In a session:

 

  • 2 sets at 60%
  • 1 set at 70%
  • 1 set at 80%
  • 1 set at 90%
  • 1 set at 95%
  • Average intensity – 75.8%

 

Within a week:

 

  • Workout 1: sets at 90%
  • Workout 2: sets at 70%
  • Workout 3: sets at 80%
  • Average intensity – 80%

 

Note: This method makes it easy to go slightly overboard. It assumes volume is equal between workouts. You’ll find, using 25 reps as your guideline again, that a workout at 90% may blow you to pieces and force you to take off many days or go excessively light in the following training sessions.

 

How to Adjust Density

Density is sort of backward compared to the other two variables. Where intensity and volume are about lifting more in the same timeframe, adjusting density is often about lifting less in the same timeframe.

 

"I’ve written many times about using 70% as the magic number to keep training progressing forward. There are only three variables you can manipulate to allow this to happen - intensity, volume, and density."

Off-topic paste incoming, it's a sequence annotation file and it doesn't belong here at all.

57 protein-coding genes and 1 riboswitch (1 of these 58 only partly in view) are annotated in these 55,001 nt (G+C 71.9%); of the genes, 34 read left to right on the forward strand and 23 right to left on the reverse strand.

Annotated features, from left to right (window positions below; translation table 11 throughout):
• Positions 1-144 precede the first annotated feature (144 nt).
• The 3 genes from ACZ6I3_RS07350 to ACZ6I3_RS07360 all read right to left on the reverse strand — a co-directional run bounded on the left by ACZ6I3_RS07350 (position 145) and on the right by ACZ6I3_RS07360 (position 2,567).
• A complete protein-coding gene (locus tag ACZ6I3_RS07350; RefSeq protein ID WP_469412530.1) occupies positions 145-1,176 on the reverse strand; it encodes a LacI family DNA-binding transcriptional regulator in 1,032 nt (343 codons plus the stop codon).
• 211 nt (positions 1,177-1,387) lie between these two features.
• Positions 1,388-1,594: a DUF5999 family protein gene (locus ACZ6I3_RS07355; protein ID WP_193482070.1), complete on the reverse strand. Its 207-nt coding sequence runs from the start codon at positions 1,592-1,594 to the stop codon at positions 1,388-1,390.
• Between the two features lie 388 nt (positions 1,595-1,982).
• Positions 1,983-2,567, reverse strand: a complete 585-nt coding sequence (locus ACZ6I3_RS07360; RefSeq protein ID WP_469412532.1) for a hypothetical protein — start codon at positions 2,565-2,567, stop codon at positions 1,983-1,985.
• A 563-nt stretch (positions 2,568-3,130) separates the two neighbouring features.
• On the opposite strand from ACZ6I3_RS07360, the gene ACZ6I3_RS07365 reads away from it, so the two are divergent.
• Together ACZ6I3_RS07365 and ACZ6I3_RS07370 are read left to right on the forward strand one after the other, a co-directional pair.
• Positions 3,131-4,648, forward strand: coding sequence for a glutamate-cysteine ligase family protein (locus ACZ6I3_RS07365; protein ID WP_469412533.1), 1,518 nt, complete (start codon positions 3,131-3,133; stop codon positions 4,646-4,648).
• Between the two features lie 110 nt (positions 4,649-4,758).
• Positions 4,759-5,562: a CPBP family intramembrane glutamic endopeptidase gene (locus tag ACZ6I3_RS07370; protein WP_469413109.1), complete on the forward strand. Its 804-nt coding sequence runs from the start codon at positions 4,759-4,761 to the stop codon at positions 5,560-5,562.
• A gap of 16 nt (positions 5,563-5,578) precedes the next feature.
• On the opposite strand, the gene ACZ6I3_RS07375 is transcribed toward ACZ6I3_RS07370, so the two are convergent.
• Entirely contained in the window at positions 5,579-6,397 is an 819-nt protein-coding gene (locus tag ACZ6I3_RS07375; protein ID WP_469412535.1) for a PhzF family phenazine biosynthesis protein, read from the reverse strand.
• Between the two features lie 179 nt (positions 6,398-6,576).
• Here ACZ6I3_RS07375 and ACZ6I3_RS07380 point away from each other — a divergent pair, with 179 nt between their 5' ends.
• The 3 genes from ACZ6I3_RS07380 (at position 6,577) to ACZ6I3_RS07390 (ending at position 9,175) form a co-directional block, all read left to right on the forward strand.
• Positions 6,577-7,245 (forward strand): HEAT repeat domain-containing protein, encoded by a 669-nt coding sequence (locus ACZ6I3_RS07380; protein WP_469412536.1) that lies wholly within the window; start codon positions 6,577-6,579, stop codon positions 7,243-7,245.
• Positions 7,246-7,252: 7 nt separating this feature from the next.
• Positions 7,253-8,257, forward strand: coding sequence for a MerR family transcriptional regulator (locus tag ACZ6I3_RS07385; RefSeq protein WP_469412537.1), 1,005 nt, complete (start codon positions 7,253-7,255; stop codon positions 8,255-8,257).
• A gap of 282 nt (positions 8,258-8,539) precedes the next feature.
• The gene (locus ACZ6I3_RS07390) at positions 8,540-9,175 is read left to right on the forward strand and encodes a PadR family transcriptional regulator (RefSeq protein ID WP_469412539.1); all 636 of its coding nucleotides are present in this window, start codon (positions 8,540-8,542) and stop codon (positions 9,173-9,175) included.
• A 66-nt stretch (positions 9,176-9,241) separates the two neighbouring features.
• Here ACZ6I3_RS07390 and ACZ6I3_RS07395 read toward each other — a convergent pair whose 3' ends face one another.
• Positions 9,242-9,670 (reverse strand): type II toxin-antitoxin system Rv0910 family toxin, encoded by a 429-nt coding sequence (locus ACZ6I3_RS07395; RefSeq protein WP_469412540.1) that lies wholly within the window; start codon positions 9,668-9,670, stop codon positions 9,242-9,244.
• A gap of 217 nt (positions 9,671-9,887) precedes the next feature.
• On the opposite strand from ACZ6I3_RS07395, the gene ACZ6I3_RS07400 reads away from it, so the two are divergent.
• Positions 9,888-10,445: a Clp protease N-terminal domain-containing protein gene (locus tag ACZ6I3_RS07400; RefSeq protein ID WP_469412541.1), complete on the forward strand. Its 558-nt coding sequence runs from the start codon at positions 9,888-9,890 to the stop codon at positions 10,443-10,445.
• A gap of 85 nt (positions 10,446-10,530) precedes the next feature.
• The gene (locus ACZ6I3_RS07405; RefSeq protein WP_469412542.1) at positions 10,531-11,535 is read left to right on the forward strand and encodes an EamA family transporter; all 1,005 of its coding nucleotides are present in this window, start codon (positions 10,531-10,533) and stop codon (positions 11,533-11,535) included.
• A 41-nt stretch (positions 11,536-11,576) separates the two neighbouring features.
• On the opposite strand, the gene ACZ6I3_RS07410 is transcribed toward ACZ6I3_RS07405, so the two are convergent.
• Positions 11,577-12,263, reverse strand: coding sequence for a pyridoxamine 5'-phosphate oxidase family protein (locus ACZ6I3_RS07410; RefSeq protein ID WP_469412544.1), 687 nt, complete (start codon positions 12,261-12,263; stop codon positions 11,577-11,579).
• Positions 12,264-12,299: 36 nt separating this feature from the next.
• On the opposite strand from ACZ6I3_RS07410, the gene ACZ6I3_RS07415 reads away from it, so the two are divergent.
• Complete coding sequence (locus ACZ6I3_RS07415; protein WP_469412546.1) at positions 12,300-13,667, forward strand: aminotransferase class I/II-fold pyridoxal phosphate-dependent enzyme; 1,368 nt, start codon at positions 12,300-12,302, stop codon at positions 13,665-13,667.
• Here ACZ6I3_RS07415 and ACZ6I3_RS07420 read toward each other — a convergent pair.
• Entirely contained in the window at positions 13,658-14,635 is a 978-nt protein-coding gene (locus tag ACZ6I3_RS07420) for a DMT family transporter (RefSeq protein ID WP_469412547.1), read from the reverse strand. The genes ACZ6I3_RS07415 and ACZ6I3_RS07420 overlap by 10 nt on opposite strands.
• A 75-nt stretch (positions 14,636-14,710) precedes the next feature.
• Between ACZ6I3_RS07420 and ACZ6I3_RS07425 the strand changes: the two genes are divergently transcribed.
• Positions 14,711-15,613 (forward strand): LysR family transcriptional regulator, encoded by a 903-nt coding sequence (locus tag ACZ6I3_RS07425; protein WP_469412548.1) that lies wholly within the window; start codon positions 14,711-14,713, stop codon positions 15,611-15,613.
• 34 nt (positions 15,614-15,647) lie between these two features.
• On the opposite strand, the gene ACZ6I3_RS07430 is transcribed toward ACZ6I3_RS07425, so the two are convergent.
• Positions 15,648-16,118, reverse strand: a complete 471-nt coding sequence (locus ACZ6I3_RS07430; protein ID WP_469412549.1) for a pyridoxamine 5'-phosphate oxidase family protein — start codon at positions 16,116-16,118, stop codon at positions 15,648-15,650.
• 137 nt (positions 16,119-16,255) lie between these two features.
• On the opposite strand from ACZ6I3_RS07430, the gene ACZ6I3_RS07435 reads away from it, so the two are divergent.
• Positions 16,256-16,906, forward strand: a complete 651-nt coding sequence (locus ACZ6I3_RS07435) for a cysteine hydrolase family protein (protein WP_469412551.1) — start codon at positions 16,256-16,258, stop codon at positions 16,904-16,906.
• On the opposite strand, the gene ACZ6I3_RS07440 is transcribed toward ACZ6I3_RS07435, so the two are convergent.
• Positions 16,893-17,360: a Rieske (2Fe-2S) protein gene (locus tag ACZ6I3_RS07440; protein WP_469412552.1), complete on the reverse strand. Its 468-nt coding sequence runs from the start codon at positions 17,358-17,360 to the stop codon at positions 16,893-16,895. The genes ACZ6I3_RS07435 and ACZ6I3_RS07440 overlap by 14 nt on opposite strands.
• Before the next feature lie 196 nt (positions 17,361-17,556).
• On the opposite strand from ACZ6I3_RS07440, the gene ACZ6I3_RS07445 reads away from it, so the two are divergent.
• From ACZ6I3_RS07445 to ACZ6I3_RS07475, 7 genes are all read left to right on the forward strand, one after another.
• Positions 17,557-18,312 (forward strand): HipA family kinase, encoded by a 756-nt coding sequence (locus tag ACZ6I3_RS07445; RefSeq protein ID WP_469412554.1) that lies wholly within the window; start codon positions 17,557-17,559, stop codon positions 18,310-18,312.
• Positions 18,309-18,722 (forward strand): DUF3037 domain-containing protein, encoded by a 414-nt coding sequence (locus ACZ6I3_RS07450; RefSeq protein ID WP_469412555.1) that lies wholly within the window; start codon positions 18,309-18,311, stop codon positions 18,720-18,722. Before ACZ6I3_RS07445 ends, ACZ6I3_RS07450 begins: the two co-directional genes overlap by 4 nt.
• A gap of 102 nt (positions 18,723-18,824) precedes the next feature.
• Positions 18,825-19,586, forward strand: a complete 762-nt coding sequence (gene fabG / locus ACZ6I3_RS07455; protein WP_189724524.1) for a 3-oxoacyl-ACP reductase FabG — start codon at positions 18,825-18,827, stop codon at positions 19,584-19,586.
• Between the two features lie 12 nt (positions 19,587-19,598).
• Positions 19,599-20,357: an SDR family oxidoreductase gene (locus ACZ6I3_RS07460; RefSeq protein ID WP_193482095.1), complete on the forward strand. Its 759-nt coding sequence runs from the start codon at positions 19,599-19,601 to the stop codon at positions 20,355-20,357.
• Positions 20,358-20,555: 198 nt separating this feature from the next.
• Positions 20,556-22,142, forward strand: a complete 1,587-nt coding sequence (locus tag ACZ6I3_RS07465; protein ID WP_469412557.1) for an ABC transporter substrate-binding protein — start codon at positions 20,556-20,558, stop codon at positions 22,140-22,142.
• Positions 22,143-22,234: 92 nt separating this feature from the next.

Using our 25 reps as the baseline, you might find that a good workout takes 25 minutes, basically a set every five minutes. So, here’s how a week using density as the moderator would look:

 

  • Workout 1: 27 minutes (90%)
  • Workout 2: 36 minutes (70%)
  • Workout 3: 31 minutes (80%)
  • Average density - 80%

 

Adjusting density is often about lifting less in the same timeframe.

 

Your Training Should Match Your Recovery

If you want to keep progressing, then make sure you have ample recovery credit to adapt to your workouts. Using the chart above, you can see how easy it is to get bogged down with one hard workout after another, never allowing yourself the chance to improve. Stay on that plateau too long and you’ll suffer injury or burnout - which is nature’s way of moderating your intensity, volume, and density. (This is a joke, by the way - do not wait until you get injured to schedule back-off sessions.)

 

There are ways to pump up what you can recover from over time, which I’ll share in the next article. In the meantime, have a look at your training and identify ways to help adaptation by moderating one of the above variables so that your training matches your recovery.